Transcript for Peter W. Conover reminiscences, undated, 6-7

One day as I was sitting beside the house, thinking of my hapless condition and of my departed wife, and such a wife. Never would I find another such a mother for my poor children [ten in number]. Brother Brigham [Young] and Heber [Chase Kimball] rode up to see me. After shaking hands and inquiring after the welfare of my children, they told me they had a widow lady for me to take to the Valley with me, to take care of my children. I did not like the idea but they insisted as they knew I needed someone to take care of the children. At last I consented to take her across the plains. Her name was Percilla Pearson. She afterwards married Samuel Thompson and settled in Spanish Fork. She was very good to my children and they all thought a great deal of Zilla as we called her. Zilla and Jane McCarl made my children clothes to cross the plains in.

I started with three yoke of oxen and one yoke of cows. We came out six miles south of Winter Quarters and organized two companies under Brigham and Heber. They organized them into tens and fifties. Brigham started one day and Heber on the following day. I was in Heber's Company. The second day we came to the Elk Horn river. It being high, we had to build a raft to ferry our wagons across the river. While we were getting them over, the Indians came and stole our cattle. Heber's boys and mine were herding them. We had to swim the wagons. Heber came and asked me to get some men and go after of the men went down within a half mile of three hundred lodges. Thomas Ricks was the cattle. I raised some men and went right after them and had a fight with them. Four shot, and fell from his horse. I took ten men and went after Tom. We put him on a buffalo robe and started for camp.

There were about three hundred warriors up on a bluff and they started after us yelling like demons. We stopped and laid Tom down. After Ricks was shot, a man ran and told his father that Tom was shot, but did not tell him that a man had been sent after him. He took a light spring wagon and a man by the name of [Thomas L.] Whittel [Whittle], also a boy by the name of George Boyd. They drove down to where Ricks was shot. The Indians took them prisoners, held a council of war over them and decided that they be shot, as there had been ten or fifteen Indians killed. They appointed the Indians to shoot them but when they tried to raise their guns, they could not. They told their Chief that they could not raise them. The Chief then told the men to get in the wagon and go home. They left Tom's trunk and a valuable two year old colt with the Indians.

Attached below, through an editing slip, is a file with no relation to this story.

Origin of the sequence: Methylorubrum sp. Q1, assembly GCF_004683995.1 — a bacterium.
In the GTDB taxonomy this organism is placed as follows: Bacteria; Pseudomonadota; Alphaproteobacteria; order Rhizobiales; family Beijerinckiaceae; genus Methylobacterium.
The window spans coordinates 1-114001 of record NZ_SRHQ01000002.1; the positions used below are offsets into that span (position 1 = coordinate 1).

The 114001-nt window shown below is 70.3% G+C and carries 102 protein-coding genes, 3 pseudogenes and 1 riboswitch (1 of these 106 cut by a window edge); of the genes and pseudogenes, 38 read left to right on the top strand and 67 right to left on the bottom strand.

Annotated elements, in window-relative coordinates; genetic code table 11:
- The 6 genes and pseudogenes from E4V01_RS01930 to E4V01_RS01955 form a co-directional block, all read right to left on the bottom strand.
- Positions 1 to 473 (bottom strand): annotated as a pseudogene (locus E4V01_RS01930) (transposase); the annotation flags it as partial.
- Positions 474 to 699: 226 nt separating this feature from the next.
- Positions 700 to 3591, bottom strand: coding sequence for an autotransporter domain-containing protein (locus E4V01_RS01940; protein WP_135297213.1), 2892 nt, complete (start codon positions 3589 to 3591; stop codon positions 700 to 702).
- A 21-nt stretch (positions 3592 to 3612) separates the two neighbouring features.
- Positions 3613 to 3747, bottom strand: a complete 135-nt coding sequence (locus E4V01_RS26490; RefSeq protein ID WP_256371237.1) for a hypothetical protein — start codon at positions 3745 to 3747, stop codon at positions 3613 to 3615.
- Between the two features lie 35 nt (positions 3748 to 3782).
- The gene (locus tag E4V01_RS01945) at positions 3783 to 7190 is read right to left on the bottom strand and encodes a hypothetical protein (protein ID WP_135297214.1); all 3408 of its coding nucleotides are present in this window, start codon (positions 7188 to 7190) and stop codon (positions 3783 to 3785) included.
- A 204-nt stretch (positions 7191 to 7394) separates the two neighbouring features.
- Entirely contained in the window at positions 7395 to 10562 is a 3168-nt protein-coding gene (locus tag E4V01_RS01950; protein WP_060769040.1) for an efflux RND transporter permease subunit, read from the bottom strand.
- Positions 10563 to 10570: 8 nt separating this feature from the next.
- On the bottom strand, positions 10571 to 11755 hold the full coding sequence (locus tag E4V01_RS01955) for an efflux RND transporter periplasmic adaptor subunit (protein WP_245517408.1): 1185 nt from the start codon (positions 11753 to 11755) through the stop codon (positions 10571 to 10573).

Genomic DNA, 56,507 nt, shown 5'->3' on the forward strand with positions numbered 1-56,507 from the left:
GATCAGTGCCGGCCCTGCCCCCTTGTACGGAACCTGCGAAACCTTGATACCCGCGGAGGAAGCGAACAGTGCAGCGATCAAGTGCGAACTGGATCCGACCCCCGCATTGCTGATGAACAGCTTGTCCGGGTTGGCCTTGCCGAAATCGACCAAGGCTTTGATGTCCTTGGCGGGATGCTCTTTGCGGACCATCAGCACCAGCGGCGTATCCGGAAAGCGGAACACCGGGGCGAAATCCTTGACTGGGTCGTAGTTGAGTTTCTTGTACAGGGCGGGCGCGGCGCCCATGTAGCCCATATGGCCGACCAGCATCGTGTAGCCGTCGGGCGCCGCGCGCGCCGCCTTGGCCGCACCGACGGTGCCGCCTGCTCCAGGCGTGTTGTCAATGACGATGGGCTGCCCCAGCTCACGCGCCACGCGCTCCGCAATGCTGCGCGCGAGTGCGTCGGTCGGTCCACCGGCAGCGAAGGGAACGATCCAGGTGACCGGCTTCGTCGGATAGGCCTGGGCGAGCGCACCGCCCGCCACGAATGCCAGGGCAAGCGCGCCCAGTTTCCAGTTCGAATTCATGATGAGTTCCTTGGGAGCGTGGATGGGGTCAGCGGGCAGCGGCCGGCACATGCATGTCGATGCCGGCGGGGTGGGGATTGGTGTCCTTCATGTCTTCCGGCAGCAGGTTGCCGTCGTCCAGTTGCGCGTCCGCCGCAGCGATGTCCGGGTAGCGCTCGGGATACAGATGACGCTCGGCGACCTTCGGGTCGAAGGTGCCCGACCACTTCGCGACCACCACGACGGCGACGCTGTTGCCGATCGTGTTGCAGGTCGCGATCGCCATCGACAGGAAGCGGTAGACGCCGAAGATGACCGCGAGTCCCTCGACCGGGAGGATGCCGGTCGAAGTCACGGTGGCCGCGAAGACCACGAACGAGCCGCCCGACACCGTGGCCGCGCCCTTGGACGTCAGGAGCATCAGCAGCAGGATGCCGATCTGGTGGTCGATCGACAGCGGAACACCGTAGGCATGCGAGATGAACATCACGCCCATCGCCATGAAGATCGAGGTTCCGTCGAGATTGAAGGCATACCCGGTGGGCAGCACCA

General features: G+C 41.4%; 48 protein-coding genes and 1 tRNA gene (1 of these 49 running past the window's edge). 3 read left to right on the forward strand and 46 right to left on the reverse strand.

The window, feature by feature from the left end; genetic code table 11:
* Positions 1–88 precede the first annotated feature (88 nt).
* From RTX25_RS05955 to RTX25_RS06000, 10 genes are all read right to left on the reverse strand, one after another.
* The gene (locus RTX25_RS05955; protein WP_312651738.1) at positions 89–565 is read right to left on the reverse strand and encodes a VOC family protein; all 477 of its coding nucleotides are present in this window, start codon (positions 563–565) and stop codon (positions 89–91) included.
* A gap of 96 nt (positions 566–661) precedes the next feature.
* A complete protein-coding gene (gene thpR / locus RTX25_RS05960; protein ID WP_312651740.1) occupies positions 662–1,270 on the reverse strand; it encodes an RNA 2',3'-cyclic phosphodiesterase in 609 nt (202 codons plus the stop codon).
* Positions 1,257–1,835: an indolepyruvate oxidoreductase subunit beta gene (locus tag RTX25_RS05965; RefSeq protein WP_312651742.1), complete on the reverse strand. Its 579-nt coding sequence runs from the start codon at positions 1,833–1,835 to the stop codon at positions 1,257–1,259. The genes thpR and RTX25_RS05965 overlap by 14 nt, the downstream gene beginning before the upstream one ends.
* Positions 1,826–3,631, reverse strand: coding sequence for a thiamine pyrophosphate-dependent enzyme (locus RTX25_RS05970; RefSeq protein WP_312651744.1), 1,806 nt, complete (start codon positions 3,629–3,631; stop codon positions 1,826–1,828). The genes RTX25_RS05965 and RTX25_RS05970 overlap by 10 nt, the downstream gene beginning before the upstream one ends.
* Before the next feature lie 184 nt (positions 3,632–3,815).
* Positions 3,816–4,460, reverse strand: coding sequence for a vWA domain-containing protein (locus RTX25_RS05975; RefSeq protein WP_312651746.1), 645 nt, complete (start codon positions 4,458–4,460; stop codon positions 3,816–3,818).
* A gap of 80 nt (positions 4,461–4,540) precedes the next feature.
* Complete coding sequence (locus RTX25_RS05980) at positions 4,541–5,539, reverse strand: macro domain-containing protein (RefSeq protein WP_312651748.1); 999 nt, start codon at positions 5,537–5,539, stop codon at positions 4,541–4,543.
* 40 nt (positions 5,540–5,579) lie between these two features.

After laying Tom down, I yelled at the Chief that we did not want to fight but had come after one of our men that the Indians had shot, and we had him and was going to take him home and if they did not stop and let us alone we would kill some of their men. If they would let us alone we would not hurt them. They stopped and seemed to hold a council. While they were parleying we took Tom and started off with all speed. We went about a mile when they came on again at full speed but we had got close to the timber, each man hiding behind a tree. When they saw us they stopped and we talked with them again. We told them that if they did not let us alone we would surely hurt them and they believed it for they turned and went back. I then sent two men to hunt a ford, then we took Tom and carried him to the river. We held him up at arm's length over our heads so that he would not get wet. I held the end of the buffalow robe in one hand, my gun in the other, and my ammunition on my head. The water was up to my chin. [Howard] Egan was shot in the wrist at that time.

After reaching camp and dressing Tom's wounds, we broke camp and started on. Traveled eight miles in two hours and camped when sun was about an hour high. I placed fifty men on guard for the night. We had two alarms during the night and two shots were fired at skulking savages. It caused quite an excitement, but they fled after we fired.

[Also in Chronicles of Courage, 8 vols. (1990-97), 1:207-9]